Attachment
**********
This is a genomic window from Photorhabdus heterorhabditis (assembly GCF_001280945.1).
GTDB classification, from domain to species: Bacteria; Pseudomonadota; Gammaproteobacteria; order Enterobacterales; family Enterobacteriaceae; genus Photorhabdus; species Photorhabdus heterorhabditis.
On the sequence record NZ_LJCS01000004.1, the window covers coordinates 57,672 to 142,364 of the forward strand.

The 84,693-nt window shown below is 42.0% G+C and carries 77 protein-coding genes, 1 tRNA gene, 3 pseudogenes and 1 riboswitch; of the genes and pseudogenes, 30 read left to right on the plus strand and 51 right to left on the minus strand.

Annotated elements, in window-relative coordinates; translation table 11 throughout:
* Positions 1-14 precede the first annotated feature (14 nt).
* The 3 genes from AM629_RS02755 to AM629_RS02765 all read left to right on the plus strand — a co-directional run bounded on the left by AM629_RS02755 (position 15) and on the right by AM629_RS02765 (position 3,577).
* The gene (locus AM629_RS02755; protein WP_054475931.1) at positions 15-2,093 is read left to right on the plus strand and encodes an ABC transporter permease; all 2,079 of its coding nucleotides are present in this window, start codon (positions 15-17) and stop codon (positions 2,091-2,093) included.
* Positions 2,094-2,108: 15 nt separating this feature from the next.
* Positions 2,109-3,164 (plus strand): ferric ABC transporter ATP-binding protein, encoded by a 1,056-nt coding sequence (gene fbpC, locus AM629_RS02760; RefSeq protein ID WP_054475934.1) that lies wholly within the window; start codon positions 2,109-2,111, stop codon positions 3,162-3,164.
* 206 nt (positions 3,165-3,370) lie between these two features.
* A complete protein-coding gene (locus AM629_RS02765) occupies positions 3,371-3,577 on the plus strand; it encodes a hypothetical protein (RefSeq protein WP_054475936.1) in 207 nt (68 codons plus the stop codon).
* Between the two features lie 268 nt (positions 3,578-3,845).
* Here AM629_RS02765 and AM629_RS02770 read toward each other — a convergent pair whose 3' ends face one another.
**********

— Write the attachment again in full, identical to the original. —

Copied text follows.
This is a genomic window from Photorhabdus heterorhabditis (assembly GCF_001280945.1).
GTDB classification, from domain to species: Bacteria; Pseudomonadota; Gammaproteobacteria; order Enterobacterales; family Enterobacteriaceae; genus Photorhabdus; species Photorhabdus heterorhabditis.
On the sequence record NZ_LJCS01000004.1, the window covers coordinates 57,672 to 142,364 of the forward strand.

The 84,693-nt window shown below is 42.0% G+C and carries 77 protein-coding genes, 1 tRNA gene, 3 pseudogenes and 1 riboswitch; of the genes and pseudogenes, 30 read left to right on the plus strand and 51 right to left on the minus strand.

Annotated elements, in window-relative coordinates; translation table 11 throughout:
* Positions 1-14 precede the first annotated feature (14 nt).
* The 3 genes from AM629_RS02755 to AM629_RS02765 all read left to right on the plus strand — a co-directional run bounded on the left by AM629_RS02755 (position 15) and on the right by AM629_RS02765 (position 3,577).
* The gene (locus AM629_RS02755; protein WP_054475931.1) at positions 15-2,093 is read left to right on the plus strand and encodes an ABC transporter permease; all 2,079 of its coding nucleotides are present in this window, start codon (positions 15-17) and stop codon (positions 2,091-2,093) included.
* Positions 2,094-2,108: 15 nt separating this feature from the next.
* Positions 2,109-3,164 (plus strand): ferric ABC transporter ATP-binding protein, encoded by a 1,056-nt coding sequence (gene fbpC, locus AM629_RS02760; RefSeq protein ID WP_054475934.1) that lies wholly within the window; start codon positions 2,109-2,111, stop codon positions 3,162-3,164.
* 206 nt (positions 3,165-3,370) lie between these two features.
* A complete protein-coding gene (locus AM629_RS02765) occupies positions 3,371-3,577 on the plus strand; it encodes a hypothetical protein (RefSeq protein WP_054475936.1) in 207 nt (68 codons plus the stop codon).
* Between the two features lie 268 nt (positions 3,578-3,845).
* Here AM629_RS02765 and AM629_RS02770 read toward each other — a convergent pair whose 3' ends face one another.